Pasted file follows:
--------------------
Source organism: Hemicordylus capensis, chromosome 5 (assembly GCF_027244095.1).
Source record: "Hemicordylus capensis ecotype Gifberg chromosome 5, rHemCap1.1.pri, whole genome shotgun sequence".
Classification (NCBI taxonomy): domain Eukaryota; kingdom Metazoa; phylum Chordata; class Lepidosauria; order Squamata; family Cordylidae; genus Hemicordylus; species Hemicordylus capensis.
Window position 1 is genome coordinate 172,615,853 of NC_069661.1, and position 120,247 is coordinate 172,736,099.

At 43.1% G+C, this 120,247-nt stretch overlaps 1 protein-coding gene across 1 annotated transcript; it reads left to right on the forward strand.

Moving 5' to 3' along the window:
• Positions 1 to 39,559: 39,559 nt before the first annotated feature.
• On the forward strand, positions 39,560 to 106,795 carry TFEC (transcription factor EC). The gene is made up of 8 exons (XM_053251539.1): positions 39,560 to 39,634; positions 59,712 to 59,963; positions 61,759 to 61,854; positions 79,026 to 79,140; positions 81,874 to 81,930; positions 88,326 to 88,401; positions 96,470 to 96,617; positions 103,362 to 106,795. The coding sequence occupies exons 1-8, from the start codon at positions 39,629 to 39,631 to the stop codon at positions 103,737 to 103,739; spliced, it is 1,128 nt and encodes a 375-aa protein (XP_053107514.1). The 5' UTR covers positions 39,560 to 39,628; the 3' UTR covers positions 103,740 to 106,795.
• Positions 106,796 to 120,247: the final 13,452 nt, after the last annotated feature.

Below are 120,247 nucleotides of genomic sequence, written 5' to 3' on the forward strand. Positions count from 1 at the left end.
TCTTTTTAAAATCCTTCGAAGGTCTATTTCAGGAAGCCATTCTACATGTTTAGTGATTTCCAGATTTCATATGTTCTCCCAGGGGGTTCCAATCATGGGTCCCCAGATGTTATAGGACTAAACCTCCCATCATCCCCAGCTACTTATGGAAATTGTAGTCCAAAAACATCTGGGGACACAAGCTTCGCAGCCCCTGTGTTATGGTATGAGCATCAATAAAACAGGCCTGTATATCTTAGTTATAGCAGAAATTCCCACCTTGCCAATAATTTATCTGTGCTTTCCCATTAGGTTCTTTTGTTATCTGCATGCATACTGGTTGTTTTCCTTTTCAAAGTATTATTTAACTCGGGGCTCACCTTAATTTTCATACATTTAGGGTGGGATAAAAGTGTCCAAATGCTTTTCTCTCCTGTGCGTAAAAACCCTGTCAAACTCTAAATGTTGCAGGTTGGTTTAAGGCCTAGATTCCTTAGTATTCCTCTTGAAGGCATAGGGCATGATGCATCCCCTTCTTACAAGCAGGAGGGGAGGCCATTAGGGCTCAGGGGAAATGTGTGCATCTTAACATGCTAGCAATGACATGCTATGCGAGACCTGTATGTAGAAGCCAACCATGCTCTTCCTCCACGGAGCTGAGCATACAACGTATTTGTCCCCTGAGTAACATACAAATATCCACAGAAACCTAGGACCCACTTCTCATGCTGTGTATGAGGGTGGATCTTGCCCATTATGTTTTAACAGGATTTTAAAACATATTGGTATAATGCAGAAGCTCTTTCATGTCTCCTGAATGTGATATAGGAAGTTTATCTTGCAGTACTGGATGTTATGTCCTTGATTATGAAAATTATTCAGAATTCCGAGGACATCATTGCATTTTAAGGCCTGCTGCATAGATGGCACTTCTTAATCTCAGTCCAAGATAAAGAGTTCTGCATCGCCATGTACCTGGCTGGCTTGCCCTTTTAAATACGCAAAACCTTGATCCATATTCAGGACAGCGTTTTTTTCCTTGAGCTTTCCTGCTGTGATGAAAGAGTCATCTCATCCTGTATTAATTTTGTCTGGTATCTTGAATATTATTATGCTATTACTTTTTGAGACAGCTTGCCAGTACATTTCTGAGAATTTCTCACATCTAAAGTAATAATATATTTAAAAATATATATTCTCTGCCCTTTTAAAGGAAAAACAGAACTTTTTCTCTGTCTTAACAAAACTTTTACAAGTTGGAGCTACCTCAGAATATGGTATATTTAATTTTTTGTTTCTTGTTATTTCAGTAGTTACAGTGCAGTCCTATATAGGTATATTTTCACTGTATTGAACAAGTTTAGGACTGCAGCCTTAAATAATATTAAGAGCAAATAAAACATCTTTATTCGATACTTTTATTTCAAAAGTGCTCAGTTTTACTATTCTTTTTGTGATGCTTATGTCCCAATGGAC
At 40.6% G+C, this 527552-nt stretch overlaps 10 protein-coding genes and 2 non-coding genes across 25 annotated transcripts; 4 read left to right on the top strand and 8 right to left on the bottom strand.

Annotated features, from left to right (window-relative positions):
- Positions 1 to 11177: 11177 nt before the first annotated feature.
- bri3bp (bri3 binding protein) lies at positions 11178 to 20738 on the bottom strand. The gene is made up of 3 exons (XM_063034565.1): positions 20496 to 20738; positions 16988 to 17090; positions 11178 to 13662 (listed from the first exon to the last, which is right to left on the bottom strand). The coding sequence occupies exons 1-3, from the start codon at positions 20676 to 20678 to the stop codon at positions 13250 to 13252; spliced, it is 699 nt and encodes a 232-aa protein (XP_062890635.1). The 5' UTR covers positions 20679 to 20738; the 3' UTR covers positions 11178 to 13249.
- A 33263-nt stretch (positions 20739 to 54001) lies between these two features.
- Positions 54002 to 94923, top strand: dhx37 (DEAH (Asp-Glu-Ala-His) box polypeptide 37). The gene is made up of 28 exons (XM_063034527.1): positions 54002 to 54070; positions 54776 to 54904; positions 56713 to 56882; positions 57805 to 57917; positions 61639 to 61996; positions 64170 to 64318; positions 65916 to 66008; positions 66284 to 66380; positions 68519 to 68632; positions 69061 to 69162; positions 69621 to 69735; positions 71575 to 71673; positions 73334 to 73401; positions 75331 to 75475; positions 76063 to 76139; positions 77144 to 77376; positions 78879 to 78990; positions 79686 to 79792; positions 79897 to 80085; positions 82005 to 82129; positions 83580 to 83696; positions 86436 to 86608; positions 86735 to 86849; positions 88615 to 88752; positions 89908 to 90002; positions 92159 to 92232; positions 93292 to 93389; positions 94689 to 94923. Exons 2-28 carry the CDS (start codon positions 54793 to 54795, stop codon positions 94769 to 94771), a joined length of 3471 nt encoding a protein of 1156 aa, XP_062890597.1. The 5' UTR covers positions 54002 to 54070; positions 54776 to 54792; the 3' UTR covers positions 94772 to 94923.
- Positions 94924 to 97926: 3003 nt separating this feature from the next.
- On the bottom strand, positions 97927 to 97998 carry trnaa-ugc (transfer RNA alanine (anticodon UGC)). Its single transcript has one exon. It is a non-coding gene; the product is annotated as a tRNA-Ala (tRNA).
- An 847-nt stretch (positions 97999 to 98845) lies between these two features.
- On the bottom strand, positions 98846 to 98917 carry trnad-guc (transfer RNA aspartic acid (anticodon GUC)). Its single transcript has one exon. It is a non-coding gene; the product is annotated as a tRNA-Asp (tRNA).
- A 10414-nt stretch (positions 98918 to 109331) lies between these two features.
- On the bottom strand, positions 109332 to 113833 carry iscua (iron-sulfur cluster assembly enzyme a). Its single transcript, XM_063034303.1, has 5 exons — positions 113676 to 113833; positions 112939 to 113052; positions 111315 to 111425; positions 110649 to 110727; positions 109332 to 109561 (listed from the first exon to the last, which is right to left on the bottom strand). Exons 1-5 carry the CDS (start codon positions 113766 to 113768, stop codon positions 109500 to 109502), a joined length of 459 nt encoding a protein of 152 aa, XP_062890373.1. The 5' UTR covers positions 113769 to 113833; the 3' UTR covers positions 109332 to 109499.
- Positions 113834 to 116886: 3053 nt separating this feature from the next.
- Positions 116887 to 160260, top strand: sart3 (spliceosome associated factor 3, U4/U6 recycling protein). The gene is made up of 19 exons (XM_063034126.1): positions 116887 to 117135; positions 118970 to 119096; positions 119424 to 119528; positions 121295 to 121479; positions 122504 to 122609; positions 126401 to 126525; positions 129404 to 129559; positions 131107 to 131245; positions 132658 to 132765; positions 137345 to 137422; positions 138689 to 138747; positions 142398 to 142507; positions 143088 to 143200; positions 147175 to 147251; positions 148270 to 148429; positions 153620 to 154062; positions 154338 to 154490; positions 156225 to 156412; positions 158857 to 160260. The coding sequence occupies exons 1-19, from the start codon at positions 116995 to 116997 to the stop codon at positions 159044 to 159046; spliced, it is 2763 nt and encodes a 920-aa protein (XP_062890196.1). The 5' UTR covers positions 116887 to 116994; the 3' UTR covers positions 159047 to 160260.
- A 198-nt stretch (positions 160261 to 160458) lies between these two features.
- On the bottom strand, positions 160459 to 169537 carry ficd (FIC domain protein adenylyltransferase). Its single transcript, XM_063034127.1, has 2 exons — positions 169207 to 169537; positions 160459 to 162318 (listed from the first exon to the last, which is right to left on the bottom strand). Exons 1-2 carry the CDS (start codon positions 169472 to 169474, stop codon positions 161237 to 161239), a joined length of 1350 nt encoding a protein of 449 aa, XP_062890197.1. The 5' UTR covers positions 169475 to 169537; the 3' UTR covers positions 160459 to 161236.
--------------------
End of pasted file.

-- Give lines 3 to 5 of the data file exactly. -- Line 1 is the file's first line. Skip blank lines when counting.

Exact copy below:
Classification (NCBI taxonomy): domain Eukaryota; kingdom Metazoa; phylum Chordata; class Lepidosauria; order Squamata; family Cordylidae; genus Hemicordylus; species Hemicordylus capensis.
Window position 1 is genome coordinate 172,615,853 of NC_069661.1, and position 120,247 is coordinate 172,736,099.

At 43.1% G+C, this 120,247-nt stretch overlaps 1 protein-coding gene across 1 annotated transcript; it reads left to right on the forward strand.